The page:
GENEVA — Efforts to tackle Taiwan’s membership of the World Health Assembly collapsed on Monday after member states voted against including it in the list of agenda items for discussion.
From 2009 to 2016, Taiwan enjoyed observer status at the WHA, the decision-making body of the World Health Organization. But last year, it was not invited to the annual meetings in Geneva, and efforts to discuss its status didn’t receive enough support to make it onto the agenda.
At the opening of the 71st World Health Assembly on Monday, the same scenario played out.
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China has called proposals to discuss Taiwan’s observer status at the meetings “illegal and unreasonable,” arguing that several United Nations resolutions, including at the WHA, recognize Taiwan as part of China’s territory. It says that neither WHO’s constitution nor the assembly’s procedure provide legal basis for “a region of a sovereign state to join the assembly as an observer.”
The Chinese delegation explained that Taiwan’s previous participation in the WHA was made “in light of peaceful development” in its relationship with China — but said the political precondition that enabled this setup is no longer viable under Taiwan’s new government, which the delegation said is being “stubborn for Taiwan’s independence.”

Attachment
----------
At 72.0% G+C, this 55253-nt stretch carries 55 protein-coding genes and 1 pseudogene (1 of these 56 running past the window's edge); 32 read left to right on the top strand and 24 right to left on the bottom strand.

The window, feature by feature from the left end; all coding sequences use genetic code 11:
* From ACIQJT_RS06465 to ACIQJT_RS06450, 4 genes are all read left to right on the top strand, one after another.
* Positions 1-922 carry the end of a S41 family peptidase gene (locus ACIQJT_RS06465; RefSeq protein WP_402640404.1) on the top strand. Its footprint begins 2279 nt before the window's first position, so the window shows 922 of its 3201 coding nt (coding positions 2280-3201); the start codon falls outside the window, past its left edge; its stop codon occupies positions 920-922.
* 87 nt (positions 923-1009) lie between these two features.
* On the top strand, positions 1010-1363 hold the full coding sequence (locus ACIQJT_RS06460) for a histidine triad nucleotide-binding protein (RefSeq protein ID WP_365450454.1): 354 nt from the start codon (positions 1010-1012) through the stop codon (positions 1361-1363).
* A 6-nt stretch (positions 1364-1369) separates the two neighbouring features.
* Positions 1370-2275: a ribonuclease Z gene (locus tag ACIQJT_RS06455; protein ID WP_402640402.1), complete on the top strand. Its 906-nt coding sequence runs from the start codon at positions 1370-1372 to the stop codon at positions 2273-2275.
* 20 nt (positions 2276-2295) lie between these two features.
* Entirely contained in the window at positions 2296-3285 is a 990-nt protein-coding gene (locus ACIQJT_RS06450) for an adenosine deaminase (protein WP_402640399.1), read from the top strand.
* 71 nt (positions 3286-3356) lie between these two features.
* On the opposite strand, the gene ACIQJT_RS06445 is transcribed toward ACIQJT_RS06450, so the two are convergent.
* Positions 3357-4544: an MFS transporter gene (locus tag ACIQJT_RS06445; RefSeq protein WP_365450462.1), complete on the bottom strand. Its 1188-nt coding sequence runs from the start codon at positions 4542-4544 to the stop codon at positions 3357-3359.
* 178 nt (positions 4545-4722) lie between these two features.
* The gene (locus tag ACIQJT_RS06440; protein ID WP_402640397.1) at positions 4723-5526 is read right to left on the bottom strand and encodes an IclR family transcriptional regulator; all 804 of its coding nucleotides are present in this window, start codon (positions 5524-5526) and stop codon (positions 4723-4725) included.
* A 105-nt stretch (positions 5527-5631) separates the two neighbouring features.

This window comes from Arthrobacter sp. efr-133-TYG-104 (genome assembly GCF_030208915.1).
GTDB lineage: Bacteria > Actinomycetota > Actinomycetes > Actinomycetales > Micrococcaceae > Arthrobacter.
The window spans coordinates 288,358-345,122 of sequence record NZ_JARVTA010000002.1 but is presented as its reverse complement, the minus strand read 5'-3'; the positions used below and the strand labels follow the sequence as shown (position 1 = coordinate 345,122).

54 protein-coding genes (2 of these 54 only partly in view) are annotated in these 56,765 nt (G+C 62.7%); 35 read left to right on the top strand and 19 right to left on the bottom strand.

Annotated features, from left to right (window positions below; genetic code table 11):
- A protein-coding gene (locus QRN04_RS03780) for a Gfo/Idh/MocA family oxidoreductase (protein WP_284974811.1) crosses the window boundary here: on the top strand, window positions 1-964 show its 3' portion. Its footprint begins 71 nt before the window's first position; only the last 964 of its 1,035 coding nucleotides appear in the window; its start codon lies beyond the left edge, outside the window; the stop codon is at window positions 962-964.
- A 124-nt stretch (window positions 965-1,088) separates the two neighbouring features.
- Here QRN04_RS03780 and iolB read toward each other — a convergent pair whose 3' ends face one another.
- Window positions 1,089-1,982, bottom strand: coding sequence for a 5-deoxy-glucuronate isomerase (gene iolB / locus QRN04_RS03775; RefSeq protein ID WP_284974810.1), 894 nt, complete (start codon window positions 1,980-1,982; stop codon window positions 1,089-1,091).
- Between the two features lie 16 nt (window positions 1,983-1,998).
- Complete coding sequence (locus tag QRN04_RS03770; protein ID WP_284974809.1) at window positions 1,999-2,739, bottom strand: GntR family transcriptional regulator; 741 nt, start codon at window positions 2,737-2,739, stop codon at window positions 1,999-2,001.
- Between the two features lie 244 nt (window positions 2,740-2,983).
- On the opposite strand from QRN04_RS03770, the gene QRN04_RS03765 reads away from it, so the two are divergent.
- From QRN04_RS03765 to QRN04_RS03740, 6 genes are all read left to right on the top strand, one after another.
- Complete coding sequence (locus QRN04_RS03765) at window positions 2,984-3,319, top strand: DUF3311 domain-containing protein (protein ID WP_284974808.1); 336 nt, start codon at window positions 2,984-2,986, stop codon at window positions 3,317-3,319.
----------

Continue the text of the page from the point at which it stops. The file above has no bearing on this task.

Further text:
Pakistan seconded China’s position, and said the assembly should not be “wasting time” on “petty politics.”
Several small island states came to Taiwan’s defense, invoking the principles under the Sustainable Development Goals of leaving no one behind. They argued that if the assembly is “truly committed to these principles,” they will find a way to “fully include” Taiwan and its people.
“The body is about human health and global safety, not politics,” said the representative from the Marshall Islands. “Diseases know no boundaries, and global health security will not be achieved until all necessary stakeholders are involved.”
However, even before interventions were through, the General Committee, which votes on the matter, had agreed not to include the issue on the agenda for discussions.
The U.S. delegation at the assembly shared its disappointment over the decision.
“It is again disappointing that Taiwan was not invited to observe WHA,” Alex Azar, U.S. secretary for health and human services, said before member states on Tuesday. “It is difficult to reconcile our shared concern over cross-border infectious diseases with excluding representatives of the 23 million people of Taiwan from this gathering.”